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Coach sees the good in close call

By MICHAEL SNYDER
© St. Petersburg Times
published November 4, 2002

CORAL GABLES -- There are two ways of looking at Miami's 42-17 victory over Rutgers on Saturday, which extended the nation's longest winning streak since 1971 to 30 games.

On the one hand, the Hurricanes played dreadfully for almost three quarters, trailed a team they had beaten 61-0, 64-6 and 55-0 the past three meetings by 17-14 heading into the final quarter and, perhaps worst of all, seemed to be playing with little emotion.

But in the glass-is-half-full viewpoint coach Larry Coker preferred Sunday morning, the 'Canes stopped themselves with penalties (13-120) and mistakes, outscored the Scarlet Knights 28-0 in the second half and got big performances from quarterback Ken Dorsey and tailback Willis McGahee when needed.

With former unbeatens Notre Dame, Virginia Tech, Georgia and North Carolina State losing, Miami might hold on to second in the Bowl Championship Series standings behind Oklahoma, despite dropping to No. 2 in the AP Top 25. UM lost 27 first-place votes and fell 14 points behind OU, ending its record run of 21 consecutive polls at No. 1.

"I don't know that something's just not right," Coker said. "Our preparation's good, we had a great week of practice. The thing with the penalties is a lack of concentration and focus."

The pessimist, or realist, might point out that Miami's last three games were in doubt in the final quarter. It's one thing if it happens against Florida State or a better-than-it-appears West Virginia squad. Looking bad against Rutgers (1-8) is another thing. Many 'Canes don't see a problem.

"We just didn't come out and execute and we had too many penalties," Dorsey said. "When we execute and limit the penalties, we're a great team (but) we've got to get started earlier."

Defensive tackle Vince Wilfork said there was no nervousness on the sideline, no thoughts the 'Canes might be the victim of the biggest upset in at least a decade. "We weren't concerned at all. We don't doubt," he said. "We've won too much to doubt around here. It's impossible to believe we can lose to anybody. Impossible. Until that day comes when we lose, I won't believe we can."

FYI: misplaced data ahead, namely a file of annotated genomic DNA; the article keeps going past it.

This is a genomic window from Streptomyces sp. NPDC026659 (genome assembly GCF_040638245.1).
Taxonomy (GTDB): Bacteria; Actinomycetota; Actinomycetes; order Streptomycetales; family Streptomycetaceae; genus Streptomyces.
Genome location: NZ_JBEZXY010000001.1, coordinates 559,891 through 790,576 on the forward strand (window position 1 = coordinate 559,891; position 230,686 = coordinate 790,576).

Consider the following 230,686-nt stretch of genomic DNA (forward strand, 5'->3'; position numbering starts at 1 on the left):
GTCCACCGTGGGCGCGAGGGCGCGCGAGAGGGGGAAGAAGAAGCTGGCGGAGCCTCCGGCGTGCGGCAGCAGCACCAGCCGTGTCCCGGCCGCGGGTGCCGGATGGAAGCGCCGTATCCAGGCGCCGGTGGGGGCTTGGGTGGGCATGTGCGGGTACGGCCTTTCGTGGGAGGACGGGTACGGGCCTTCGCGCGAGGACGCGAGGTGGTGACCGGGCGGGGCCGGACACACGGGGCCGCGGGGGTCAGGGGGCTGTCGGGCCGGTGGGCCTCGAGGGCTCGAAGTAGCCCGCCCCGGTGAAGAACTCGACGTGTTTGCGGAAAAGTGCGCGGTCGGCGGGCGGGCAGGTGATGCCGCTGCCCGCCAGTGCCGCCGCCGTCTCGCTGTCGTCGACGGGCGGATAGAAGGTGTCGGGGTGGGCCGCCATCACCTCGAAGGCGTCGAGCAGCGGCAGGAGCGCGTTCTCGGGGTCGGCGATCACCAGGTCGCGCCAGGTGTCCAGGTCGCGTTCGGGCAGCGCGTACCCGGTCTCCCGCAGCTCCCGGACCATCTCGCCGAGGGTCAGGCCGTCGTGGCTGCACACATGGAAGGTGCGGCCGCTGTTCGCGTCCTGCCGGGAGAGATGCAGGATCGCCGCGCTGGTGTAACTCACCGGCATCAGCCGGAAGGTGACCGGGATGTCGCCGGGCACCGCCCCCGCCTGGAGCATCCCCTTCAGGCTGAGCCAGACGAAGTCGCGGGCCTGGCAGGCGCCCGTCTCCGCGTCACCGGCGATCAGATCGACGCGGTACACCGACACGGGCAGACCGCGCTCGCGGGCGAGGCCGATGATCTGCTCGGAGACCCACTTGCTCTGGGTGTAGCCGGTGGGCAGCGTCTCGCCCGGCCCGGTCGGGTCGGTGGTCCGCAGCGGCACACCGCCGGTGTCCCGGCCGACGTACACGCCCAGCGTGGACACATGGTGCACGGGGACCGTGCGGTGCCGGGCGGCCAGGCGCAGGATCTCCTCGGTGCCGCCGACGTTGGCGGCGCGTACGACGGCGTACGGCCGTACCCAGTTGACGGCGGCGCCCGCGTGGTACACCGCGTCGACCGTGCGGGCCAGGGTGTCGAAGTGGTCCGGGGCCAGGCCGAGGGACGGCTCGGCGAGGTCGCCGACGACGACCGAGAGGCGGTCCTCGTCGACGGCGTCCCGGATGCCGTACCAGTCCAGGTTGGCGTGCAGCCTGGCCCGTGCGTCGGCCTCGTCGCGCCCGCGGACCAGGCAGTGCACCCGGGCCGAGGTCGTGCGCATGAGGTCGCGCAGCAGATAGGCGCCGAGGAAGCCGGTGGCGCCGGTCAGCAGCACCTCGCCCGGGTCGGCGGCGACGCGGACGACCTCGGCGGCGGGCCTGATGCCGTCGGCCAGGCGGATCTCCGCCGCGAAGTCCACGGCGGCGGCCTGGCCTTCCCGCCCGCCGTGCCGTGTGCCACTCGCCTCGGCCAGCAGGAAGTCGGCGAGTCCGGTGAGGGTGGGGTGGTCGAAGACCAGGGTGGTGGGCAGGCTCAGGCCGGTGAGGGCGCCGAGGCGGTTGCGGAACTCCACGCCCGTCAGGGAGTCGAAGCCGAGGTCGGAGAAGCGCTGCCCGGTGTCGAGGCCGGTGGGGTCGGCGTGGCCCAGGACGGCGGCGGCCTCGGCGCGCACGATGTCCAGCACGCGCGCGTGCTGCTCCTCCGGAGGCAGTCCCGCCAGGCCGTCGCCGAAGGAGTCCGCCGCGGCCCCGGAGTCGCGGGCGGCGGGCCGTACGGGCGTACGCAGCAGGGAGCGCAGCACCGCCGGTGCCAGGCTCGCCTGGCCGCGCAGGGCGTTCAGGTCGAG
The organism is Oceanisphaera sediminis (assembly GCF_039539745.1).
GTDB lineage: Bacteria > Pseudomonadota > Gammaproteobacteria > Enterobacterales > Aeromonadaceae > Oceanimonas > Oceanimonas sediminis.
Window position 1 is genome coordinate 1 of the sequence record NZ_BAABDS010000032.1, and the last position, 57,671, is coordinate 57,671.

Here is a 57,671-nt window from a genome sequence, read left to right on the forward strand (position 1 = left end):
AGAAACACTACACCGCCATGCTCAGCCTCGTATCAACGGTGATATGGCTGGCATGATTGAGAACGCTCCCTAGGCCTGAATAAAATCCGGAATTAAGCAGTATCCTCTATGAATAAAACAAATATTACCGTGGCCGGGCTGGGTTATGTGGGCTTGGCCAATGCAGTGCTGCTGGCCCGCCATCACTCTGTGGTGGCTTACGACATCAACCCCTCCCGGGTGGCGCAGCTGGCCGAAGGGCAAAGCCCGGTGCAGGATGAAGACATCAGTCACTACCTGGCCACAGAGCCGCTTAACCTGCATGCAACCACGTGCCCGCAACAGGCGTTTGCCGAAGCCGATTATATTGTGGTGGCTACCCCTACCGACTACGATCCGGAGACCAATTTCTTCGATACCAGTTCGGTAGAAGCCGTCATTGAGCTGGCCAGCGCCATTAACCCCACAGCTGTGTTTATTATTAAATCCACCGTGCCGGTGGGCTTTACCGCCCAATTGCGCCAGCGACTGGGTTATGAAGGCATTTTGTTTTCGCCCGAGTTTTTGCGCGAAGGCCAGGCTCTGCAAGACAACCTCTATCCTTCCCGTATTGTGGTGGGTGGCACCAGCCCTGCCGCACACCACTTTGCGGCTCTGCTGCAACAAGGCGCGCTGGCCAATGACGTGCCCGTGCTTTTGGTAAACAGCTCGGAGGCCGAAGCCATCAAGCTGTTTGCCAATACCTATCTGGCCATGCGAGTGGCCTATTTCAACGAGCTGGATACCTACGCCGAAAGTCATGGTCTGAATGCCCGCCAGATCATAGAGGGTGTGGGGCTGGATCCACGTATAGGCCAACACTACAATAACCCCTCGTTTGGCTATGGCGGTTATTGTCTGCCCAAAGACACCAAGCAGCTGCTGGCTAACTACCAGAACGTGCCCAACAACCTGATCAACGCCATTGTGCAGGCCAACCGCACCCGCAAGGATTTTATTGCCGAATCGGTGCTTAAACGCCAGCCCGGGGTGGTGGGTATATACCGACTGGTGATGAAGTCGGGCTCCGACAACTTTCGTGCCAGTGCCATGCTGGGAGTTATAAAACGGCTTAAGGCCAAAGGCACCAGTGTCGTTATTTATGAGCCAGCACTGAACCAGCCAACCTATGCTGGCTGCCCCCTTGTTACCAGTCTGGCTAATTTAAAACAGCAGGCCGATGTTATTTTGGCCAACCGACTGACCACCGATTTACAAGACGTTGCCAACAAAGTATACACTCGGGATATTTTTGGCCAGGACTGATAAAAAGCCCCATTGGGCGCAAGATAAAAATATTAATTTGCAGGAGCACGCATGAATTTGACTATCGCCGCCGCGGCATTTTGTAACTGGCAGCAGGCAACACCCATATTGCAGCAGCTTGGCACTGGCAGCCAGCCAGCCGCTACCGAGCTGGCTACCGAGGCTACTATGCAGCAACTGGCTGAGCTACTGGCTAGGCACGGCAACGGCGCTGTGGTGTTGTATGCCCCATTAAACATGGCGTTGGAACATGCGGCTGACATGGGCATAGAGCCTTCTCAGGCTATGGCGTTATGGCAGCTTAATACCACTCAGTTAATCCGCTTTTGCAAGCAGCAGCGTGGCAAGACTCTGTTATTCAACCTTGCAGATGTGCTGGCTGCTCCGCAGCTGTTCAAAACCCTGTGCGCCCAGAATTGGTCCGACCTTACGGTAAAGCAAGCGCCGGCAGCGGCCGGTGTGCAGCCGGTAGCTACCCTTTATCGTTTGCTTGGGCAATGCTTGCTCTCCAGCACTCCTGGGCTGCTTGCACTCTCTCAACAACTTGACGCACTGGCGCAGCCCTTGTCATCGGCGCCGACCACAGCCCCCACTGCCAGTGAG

SPECIAL-TEAMS STRUGGLES: While coverage was generally good and UM snuffed a fake field-goal attempt while trailing by three, Freddie Capshaw had a punt blocked for a touchdown and Todd Sievers had an extra point blocked. Capshaw had two others blocked this season.

"We've got to speed our punter up," Coker said. "They had an all-out 11-man block; they didn't have a returner back. Our punter didn't recognize that."

MILESTONES: Dorsey passed Donovan McNabb (Syracuse, 1995-98) as the Big East's all-time leading TD passer with 78. "It's a great honor to pass Don, who's probably the best player in the NFL right now," said Dorsey, who hurt his nonthrowing wrist but should be fine for Saturday's game at Tennessee. "I'm in good company." Dorsey also set a conference record for completions with 580, passing the 571 by West Virginia's Marc Bulger (1996-99). ... McGahee became the seventh back in school history to rush for 1,000 yards when he carried 23 times for 187 yards while scoring twice. He has 1,034 yards. It was his sixth 100-yard rushing game of the season.

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